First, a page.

Federal City Digest
Federal City Digest
Higher Energy Standards
President Obama dropped by the Energy Department yesterday and, when he wasn't plugging his stimulus plan, highlighted a directive to issue new energy efficiency standards for common household and commercial appliances, our colleague Steven Mufson reports.
"This will save consumers money, this will spur innovation, and this will conserve tremendous amounts of energy," Obama said. "We'll save through these simple steps over the next 30 years the amount of energy produced over a two-year period by all the coal-fired power plants in America."
In fact, the administration is required to issue new standards for 15 product categories by June 2011 as a result of a consent decree signed by the Bush administration to settle a lawsuit brought by states and environmental groups upset with President George W. Bush's failure to update standards.
"It's not so much a specific action as a direction," said Lane Burt, energy policy analyst with the Union of Concerned Scientists. "The past administration only did what it really had to do according to the law and in some cases missed those deadlines. What he's saying is we're not going to be a laggard in this area anymore."
Follow the Money
The Troubled Assets Relief Program (TARP) instituted under former president Bush allocated up to $700 billion for the purchase or insurance of troubled, and in some cases toxic, assets. Where has all that money gone? The Pew Charitable Trusts is keeping track. Launched in mid-December, the group's SubsidyScope tracks the disbursement of funds on a bank-by-bank basis: http:/
Moving In . . .
Russlynn Ali, vice president of the Education Trust, an organization that promotes academic achievement among low-income and minority students, is Obama's nominee to become assistant secretary for civil rights at the Department of Education, our colleague Philip Rucker reports. Trained as a lawyer, Ali has experience at an array of nonprofit organizations and public education systems and will move to the District from the Bay Area.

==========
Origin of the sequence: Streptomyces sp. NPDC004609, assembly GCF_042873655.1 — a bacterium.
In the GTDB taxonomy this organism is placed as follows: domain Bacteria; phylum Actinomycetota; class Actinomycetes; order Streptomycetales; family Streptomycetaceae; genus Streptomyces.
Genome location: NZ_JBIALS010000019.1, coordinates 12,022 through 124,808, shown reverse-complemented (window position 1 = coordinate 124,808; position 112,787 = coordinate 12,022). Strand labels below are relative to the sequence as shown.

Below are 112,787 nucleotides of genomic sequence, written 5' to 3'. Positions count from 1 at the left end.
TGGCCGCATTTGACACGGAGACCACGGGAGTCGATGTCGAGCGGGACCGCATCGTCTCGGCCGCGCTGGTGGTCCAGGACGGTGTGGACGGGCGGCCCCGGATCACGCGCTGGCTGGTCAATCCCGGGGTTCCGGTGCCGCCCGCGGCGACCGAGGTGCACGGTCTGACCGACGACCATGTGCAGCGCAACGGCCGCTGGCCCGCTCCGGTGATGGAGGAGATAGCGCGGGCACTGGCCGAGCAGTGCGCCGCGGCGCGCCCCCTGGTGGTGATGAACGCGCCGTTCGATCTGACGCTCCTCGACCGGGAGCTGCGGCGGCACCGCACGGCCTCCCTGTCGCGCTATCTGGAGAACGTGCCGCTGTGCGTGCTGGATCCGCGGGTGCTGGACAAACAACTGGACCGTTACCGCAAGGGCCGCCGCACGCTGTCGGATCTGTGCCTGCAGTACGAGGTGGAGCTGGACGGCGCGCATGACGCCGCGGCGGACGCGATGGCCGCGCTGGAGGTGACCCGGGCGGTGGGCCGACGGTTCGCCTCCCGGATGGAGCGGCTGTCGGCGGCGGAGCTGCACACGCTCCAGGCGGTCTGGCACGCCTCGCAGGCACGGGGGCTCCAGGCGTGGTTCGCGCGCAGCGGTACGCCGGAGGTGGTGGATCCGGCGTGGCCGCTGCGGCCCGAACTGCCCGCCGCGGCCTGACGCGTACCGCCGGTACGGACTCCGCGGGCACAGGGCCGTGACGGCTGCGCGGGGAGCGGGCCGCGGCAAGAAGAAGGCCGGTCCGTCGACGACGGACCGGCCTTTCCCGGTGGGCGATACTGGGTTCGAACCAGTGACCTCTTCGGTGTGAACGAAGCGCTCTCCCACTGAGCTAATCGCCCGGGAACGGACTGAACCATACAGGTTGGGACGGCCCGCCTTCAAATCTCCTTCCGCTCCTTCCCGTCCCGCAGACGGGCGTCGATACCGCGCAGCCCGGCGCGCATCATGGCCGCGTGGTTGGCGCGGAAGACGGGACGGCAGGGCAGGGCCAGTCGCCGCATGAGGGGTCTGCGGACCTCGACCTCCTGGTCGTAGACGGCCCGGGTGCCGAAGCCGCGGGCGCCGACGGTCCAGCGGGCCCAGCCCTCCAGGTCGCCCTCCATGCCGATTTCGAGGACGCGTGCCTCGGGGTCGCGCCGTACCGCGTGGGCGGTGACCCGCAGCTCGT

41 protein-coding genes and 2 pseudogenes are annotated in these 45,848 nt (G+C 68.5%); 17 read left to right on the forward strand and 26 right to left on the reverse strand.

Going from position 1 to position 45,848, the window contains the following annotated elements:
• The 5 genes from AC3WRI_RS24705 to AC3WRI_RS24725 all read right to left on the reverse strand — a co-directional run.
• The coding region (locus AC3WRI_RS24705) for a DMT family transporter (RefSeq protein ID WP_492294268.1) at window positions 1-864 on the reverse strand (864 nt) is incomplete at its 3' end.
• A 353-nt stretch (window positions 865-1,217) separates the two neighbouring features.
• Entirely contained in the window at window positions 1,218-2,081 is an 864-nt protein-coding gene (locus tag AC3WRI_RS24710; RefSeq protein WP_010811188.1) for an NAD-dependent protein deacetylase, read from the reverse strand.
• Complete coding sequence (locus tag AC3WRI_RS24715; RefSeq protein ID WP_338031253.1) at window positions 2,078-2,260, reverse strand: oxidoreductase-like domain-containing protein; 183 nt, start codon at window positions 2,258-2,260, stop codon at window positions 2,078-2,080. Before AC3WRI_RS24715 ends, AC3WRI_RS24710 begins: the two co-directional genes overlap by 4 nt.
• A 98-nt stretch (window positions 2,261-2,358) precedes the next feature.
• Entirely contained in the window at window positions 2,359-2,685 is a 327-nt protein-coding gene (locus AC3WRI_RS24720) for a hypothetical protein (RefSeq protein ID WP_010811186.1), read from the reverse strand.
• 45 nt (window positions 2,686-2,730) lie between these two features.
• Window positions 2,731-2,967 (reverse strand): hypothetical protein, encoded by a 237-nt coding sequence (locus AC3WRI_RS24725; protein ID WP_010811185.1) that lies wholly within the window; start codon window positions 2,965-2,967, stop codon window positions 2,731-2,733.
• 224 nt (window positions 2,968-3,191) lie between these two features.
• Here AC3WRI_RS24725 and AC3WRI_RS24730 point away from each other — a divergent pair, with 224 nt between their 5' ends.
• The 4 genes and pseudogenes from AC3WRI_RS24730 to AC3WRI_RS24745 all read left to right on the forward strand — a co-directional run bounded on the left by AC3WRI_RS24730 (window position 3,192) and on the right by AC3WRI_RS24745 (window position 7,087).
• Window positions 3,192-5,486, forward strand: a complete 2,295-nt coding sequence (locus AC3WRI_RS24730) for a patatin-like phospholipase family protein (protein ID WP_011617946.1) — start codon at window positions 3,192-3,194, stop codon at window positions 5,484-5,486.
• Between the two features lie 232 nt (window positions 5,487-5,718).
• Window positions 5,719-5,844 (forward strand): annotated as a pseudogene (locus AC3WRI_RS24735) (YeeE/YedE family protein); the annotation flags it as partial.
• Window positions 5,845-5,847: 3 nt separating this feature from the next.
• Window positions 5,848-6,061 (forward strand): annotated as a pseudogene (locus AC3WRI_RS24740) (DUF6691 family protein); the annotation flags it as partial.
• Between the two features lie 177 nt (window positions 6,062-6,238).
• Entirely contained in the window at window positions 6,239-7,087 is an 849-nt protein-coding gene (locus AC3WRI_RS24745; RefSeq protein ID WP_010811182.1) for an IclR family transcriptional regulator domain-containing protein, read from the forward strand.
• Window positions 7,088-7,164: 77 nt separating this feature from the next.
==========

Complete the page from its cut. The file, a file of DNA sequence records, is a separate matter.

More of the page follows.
WHAT TO WATCH
· What with Obama's simultaneous invocations of the Great Depression and push for an economic stimulus bill, Google AdSense yesterday morning started serving ads for bipolar medications on one blog covering his statements. Take it as a hint before listening in on the Joint Economic Committee hearing on "The Employment Situation: January 2009," with Bureau of Labor Statistics Commissioner Keith Hall at 9:30 a.m. analyzing the monthly employment trends. Mood stabilizers optional.
· Obama meets with relatives of victims of the Sept. 11, 2001, attacks and USS Cole bombing to discuss his decision to shut down the military prison at Guantanamo Bay, Cuba. [Story, A3]
· Vice President Biden once again takes the point on foreign affairs, heading to Germany in the afternoon to attend the 45th Munich Conference on Security Policy. In the morning, he addresses House Democrats at their Virginia retreat.
· At 10 a.m., the Senate intelligence committee kicks off its second day of hearings with Leon E. Panetta, above, on his nomination to be director of the Central Intelligence Agency. At yesterday's hearing, Panetta confirmed that Stephen R. Kappes would remain the deputy CIA director, calling him "a full partner," and promised he would keep Congress well informed if he were confirmed. A vote on his nomination is not expected until next week. [Story, A2]
-- Garance Franke-Ruta Federalcity@washpost.com